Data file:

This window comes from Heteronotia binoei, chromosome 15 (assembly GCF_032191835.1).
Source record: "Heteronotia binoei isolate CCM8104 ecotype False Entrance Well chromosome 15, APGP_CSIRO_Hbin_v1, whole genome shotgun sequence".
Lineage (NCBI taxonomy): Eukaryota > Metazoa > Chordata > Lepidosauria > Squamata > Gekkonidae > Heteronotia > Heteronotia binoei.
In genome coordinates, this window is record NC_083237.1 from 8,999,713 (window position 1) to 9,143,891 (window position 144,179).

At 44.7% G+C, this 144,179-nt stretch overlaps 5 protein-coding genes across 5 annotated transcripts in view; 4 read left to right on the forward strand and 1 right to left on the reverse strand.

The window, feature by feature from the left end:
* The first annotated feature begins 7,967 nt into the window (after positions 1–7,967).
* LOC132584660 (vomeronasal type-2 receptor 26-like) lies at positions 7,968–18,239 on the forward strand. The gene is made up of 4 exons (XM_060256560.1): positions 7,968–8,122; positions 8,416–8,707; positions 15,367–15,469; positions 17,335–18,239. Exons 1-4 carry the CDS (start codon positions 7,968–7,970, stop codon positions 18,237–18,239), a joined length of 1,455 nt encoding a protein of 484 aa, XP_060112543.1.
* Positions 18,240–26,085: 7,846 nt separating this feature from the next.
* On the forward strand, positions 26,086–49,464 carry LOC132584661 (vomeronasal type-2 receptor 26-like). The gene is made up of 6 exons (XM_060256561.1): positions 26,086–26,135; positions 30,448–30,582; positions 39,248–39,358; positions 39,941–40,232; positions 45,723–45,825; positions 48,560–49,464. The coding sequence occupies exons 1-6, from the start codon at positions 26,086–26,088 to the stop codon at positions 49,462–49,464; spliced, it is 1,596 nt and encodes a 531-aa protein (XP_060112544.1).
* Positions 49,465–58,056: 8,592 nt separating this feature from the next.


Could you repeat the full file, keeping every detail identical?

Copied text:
This window comes from Heteronotia binoei, chromosome 15 (assembly GCF_032191835.1).
Source record: "Heteronotia binoei isolate CCM8104 ecotype False Entrance Well chromosome 15, APGP_CSIRO_Hbin_v1, whole genome shotgun sequence".
Lineage (NCBI taxonomy): Eukaryota > Metazoa > Chordata > Lepidosauria > Squamata > Gekkonidae > Heteronotia > Heteronotia binoei.
In genome coordinates, this window is record NC_083237.1 from 8,999,713 (window position 1) to 9,143,891 (window position 144,179).

At 44.7% G+C, this 144,179-nt stretch overlaps 5 protein-coding genes across 5 annotated transcripts in view; 4 read left to right on the forward strand and 1 right to left on the reverse strand.

The window, feature by feature from the left end:
* The first annotated feature begins 7,967 nt into the window (after positions 1–7,967).
* LOC132584660 (vomeronasal type-2 receptor 26-like) lies at positions 7,968–18,239 on the forward strand. The gene is made up of 4 exons (XM_060256560.1): positions 7,968–8,122; positions 8,416–8,707; positions 15,367–15,469; positions 17,335–18,239. Exons 1-4 carry the CDS (start codon positions 7,968–7,970, stop codon positions 18,237–18,239), a joined length of 1,455 nt encoding a protein of 484 aa, XP_060112543.1.
* Positions 18,240–26,085: 7,846 nt separating this feature from the next.
* On the forward strand, positions 26,086–49,464 carry LOC132584661 (vomeronasal type-2 receptor 26-like). The gene is made up of 6 exons (XM_060256561.1): positions 26,086–26,135; positions 30,448–30,582; positions 39,248–39,358; positions 39,941–40,232; positions 45,723–45,825; positions 48,560–49,464. The coding sequence occupies exons 1-6, from the start codon at positions 26,086–26,088 to the stop codon at positions 49,462–49,464; spliced, it is 1,596 nt and encodes a 531-aa protein (XP_060112544.1).
* Positions 49,465–58,056: 8,592 nt separating this feature from the next.